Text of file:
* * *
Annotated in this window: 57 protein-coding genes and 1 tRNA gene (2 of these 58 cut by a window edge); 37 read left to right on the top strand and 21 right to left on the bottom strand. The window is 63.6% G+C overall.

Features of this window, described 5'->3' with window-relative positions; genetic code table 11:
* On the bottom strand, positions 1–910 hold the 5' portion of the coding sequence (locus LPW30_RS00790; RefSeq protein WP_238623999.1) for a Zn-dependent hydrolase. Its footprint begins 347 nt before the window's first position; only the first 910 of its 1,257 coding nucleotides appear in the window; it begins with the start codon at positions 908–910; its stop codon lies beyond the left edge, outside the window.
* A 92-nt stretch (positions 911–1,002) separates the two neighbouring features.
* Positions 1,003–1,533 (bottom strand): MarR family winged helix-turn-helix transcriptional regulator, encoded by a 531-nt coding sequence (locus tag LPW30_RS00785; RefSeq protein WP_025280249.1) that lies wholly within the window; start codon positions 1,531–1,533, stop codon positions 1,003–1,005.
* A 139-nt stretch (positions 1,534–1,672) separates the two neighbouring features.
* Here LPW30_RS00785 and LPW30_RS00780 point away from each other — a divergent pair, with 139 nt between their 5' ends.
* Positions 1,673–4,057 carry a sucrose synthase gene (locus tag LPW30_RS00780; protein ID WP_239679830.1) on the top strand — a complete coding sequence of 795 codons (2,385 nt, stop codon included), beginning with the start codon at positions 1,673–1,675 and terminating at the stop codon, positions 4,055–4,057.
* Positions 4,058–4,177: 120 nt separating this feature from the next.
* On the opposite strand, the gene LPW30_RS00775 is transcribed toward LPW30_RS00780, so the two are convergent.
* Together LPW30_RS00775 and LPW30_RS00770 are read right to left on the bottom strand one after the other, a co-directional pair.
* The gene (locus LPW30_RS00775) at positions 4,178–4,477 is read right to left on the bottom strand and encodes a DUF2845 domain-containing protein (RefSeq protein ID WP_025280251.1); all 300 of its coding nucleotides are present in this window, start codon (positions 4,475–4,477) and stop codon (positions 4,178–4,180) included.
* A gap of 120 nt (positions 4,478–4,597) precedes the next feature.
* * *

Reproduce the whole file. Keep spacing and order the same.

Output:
Annotated in this window: 57 protein-coding genes and 1 tRNA gene (2 of these 58 cut by a window edge); 37 read left to right on the top strand and 21 right to left on the bottom strand. The window is 63.6% G+C overall.

Features of this window, described 5'->3' with window-relative positions; genetic code table 11:
* On the bottom strand, positions 1–910 hold the 5' portion of the coding sequence (locus LPW30_RS00790; RefSeq protein WP_238623999.1) for a Zn-dependent hydrolase. Its footprint begins 347 nt before the window's first position; only the first 910 of its 1,257 coding nucleotides appear in the window; it begins with the start codon at positions 908–910; its stop codon lies beyond the left edge, outside the window.
* A 92-nt stretch (positions 911–1,002) separates the two neighbouring features.
* Positions 1,003–1,533 (bottom strand): MarR family winged helix-turn-helix transcriptional regulator, encoded by a 531-nt coding sequence (locus tag LPW30_RS00785; RefSeq protein WP_025280249.1) that lies wholly within the window; start codon positions 1,531–1,533, stop codon positions 1,003–1,005.
* A 139-nt stretch (positions 1,534–1,672) separates the two neighbouring features.
* Here LPW30_RS00785 and LPW30_RS00780 point away from each other — a divergent pair, with 139 nt between their 5' ends.
* Positions 1,673–4,057 carry a sucrose synthase gene (locus tag LPW30_RS00780; protein ID WP_239679830.1) on the top strand — a complete coding sequence of 795 codons (2,385 nt, stop codon included), beginning with the start codon at positions 1,673–1,675 and terminating at the stop codon, positions 4,055–4,057.
* Positions 4,058–4,177: 120 nt separating this feature from the next.
* On the opposite strand, the gene LPW30_RS00775 is transcribed toward LPW30_RS00780, so the two are convergent.
* Together LPW30_RS00775 and LPW30_RS00770 are read right to left on the bottom strand one after the other, a co-directional pair.
* The gene (locus LPW30_RS00775) at positions 4,178–4,477 is read right to left on the bottom strand and encodes a DUF2845 domain-containing protein (RefSeq protein ID WP_025280251.1); all 300 of its coding nucleotides are present in this window, start codon (positions 4,475–4,477) and stop codon (positions 4,178–4,180) included.
* A gap of 120 nt (positions 4,478–4,597) precedes the next feature.